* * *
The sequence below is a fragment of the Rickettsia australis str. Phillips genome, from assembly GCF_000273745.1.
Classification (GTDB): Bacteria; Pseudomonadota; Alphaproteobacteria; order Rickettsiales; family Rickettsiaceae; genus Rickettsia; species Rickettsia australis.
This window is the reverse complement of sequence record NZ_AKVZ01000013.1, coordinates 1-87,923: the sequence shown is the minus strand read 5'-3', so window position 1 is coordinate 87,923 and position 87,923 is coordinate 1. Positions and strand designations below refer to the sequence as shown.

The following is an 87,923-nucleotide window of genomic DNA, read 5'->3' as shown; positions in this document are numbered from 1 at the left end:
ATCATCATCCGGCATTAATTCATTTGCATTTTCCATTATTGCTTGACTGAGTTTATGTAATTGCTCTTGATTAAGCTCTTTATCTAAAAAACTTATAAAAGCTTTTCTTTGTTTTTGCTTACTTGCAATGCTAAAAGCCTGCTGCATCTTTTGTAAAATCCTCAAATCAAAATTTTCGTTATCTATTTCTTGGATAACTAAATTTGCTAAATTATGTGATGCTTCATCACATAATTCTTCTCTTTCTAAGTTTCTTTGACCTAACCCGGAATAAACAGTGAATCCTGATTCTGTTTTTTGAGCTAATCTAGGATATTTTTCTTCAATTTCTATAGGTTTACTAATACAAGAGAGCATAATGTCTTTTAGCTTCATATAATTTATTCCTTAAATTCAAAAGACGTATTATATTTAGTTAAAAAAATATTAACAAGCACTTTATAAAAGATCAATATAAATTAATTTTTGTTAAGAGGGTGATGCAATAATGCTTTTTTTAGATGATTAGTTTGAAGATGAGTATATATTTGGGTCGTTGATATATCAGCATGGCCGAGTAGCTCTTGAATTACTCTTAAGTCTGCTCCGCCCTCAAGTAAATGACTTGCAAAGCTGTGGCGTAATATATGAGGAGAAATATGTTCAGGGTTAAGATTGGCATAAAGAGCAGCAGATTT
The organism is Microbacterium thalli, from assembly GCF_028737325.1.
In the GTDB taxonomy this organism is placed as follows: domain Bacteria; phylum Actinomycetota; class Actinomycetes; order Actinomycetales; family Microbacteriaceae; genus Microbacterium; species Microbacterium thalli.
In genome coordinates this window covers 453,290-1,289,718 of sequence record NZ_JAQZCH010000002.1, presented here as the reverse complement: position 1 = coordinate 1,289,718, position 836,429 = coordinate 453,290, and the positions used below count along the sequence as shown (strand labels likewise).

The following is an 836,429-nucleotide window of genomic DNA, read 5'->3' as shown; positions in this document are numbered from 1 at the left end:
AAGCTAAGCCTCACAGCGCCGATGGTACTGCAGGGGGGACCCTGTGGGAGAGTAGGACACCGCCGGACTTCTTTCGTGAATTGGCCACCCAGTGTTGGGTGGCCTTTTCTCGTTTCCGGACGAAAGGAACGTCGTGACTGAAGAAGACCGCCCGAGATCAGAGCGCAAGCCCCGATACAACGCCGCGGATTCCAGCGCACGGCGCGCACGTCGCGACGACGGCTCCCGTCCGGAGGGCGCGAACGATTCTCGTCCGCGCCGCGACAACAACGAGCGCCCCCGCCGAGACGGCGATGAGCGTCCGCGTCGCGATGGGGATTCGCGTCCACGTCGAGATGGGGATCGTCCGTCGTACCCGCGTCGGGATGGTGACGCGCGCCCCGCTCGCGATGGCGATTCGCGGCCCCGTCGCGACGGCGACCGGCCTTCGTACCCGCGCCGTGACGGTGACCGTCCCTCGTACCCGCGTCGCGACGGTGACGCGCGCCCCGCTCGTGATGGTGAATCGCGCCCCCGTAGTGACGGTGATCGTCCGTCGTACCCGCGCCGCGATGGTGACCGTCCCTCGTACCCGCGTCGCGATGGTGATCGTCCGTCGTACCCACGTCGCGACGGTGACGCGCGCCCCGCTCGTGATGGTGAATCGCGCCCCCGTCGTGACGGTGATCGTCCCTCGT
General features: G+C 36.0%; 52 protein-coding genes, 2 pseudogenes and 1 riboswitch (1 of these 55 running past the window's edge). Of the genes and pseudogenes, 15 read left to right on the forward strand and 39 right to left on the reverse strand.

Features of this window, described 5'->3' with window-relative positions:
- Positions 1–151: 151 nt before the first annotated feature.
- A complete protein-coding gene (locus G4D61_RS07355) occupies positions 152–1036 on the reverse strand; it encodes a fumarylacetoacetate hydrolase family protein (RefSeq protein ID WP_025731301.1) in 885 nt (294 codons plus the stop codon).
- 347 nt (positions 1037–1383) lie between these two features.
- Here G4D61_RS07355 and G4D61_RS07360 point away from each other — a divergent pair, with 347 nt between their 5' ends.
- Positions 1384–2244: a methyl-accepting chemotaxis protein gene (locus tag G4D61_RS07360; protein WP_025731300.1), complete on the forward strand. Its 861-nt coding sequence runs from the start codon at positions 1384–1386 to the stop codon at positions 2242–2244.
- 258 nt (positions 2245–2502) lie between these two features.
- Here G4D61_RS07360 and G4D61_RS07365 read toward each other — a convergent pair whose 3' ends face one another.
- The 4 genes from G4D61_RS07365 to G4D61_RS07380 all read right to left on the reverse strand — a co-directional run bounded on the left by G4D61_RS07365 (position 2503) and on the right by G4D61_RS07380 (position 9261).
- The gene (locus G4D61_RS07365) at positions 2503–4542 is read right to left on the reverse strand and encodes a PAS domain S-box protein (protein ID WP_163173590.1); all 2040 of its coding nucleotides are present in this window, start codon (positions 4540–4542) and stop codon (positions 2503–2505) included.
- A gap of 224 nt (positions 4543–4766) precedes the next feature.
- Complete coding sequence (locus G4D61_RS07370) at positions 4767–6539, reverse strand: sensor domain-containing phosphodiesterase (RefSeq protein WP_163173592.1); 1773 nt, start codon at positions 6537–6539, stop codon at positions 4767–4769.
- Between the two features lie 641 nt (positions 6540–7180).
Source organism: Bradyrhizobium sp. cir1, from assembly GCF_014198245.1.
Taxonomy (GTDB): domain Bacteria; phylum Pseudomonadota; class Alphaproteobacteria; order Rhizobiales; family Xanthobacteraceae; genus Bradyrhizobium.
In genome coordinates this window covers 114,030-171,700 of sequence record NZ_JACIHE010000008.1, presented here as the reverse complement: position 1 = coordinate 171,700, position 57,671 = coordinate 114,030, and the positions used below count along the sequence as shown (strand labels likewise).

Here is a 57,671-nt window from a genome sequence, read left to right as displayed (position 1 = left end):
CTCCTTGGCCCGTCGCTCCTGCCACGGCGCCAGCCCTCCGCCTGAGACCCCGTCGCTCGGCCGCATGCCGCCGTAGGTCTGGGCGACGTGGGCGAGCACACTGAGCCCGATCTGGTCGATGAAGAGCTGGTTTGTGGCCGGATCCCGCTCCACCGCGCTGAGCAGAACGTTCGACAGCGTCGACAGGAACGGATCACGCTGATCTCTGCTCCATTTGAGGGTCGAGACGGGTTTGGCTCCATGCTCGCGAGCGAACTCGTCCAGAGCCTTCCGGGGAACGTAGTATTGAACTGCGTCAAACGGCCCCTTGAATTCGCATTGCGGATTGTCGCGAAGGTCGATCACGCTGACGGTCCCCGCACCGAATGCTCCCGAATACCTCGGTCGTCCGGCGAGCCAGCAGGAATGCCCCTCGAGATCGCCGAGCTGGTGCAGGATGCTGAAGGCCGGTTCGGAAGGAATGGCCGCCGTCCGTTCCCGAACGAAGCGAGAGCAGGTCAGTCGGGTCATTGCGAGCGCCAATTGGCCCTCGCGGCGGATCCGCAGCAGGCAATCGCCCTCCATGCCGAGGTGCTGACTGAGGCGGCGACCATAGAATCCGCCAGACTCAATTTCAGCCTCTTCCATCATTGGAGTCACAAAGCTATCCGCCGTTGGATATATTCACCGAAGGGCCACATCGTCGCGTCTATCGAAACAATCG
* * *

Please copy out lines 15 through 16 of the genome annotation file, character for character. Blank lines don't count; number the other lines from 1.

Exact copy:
- 347 nt (positions 1037–1383) lie between these two features.
- Here G4D61_RS07355 and G4D61_RS07360 point away from each other — a divergent pair, with 347 nt between their 5' ends.